Higher Education in Community Governance is recognised but what about CiLCA?  ." The qualification is owned and managed by the Improvement and Development Board (IDB) working on behalf of local (parish and town) councils in England".
CiLCA is regulated by Ascentis which is in turn regulated by Ofqual. The qualification may be owned by the IDB but it is regulated and monitored by an external official source.
Graeme - if a council, regardless of scale, decides to raise its precept by 20% "because it can", surely that is a matter for the auditors to address.
To give another insight into the referenda debate, our District Council has always acted in a benevolent way towards the parishes, bearing many costs that should, by right, have been passed down.  In today's climate, they no longer feel able to do this.  The financial implications to all parishes are considerable.  In the case of my three parishes, new liabilities of around 30% of precept have to be met.  To a member of the public, nothing has changed in terms of service provision; it is purely a financial issue.  So the referendum would ask the public to decide whether to start paying now for something they have always received at no cost previously.  Why would anybody vote in favour of that?  Precept increase rejected, so where does the money come from?
The Auditor can express concern and urge the council to think about freezing the precept for a number of years but that is as far as it goes. Auditors cannot address it by taking action.   Principal Authorities have been constrained by limits on Council Tax rises without referenda for years. Why should Parish councils not be subject to these too?  You have suggested that voters  would not support significant precept rises because you know best, so why should you have to  organise a referendum like Principal Authorities  have to do? Maybe you should consider what services you actually provide for partitioners? Have you engaged with them to see if they actually want them? Could you cut spending on items that there is no demonstrable demand for and meet the new "liabilities" whatever they are without inflation busting precept rises, or through greater efficiency?
The auditor will express concern and urge the council etc on a public document.  If this doesn't stir people into action, they have chosen to pay a higher precept.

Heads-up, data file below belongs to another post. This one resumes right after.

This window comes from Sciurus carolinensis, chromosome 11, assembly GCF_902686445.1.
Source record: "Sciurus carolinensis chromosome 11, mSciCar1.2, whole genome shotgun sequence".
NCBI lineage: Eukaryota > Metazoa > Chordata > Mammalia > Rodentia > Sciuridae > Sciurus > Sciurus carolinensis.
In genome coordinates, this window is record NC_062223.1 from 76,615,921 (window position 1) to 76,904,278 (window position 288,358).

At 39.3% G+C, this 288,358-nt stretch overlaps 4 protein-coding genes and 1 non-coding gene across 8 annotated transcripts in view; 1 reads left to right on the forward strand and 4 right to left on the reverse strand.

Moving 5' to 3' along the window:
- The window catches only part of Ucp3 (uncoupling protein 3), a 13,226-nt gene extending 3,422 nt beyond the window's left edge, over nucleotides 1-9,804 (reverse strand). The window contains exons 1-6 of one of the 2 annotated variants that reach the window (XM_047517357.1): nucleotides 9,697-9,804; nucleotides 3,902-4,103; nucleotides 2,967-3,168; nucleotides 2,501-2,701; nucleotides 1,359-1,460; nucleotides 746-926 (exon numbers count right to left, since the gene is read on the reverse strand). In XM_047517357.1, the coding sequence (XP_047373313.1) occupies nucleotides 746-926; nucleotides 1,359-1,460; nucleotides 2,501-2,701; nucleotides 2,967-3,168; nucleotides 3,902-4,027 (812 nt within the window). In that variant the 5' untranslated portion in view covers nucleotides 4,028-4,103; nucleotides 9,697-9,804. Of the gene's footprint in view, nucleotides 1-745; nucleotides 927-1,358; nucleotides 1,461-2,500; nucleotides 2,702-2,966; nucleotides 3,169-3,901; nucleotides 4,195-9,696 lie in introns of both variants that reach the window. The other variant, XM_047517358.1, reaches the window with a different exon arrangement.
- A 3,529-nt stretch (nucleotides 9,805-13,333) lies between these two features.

In the parallel universe of small parishes, we cut the grass in the playing field, we pay the electricity bill for the street lights, we employ a clerk and purchase insurance.  Total annual expenditure, approx £8,000.  Scope to cut our cloth, minimal!  So when the District Council hands down a street light maintenance contract at £2,500 per year, we increase the precept by 25%.
Most members of the public don't read the auditor's report, in fact most won't even know it exists so sorry but the public won't be stirred into action, and arguing they have accepted to pay a higher precept is a sweeping assumption gone too far.  
The street lighting is very interesting since most two tier principal authorities have the County Council as the Highways authority who deal with all aspects of street lighting, unless it is delegated to a specific lighting Authority.  Have your PC agreed to act as the Lighting Authority?  (If so I would argue it was an ill informed decision).  If not why are you being asked to pay for maintenance at all, especially if the Highways have been adopted from whoever acts as the lighting authority if it is not the County Council?  Unless a bulb goes out, what is there to maintain? Has  your Parish Council been asking these questions of whoever acts as the Highways authority in its boundary? I would be interested to know why this has arisen!
There were no street lights.  People wanted some.  The Parish Council installed some.
If the PC installed the streetlights, why are the District Council billing you for maintenance?  Were the County Council approached to provide street lighting? If so what reason did they give for not providing street lighting?
The cost of providing adequate lighting for our parish would be in excess of £1m, or £1,500 per head of population.  Parishes have traditionally provided their own, one or two at a time, as finances permit, over the last 60 years, since we got electricity in the villages.  When the District Council was established, they kindly agreed to contribute to the ongoing energy and maintenance cost, but with no transfer of ownership.  Insurance remained a parish liability.  These are old lights.  They need regular maintenance, cleaning, safety checks etc.  Now the District Council has ceased funding them, as it can no longer justify this level of expenditure on assets it does not own.  End of story.
For me, some parts of your story are still missing.  However, if you had to hold a referendum for that level of rise and explained to paritioners that without the rise, the lights would go onto decline I am sure they would back it, or press you to find an alternative maintenance scheme.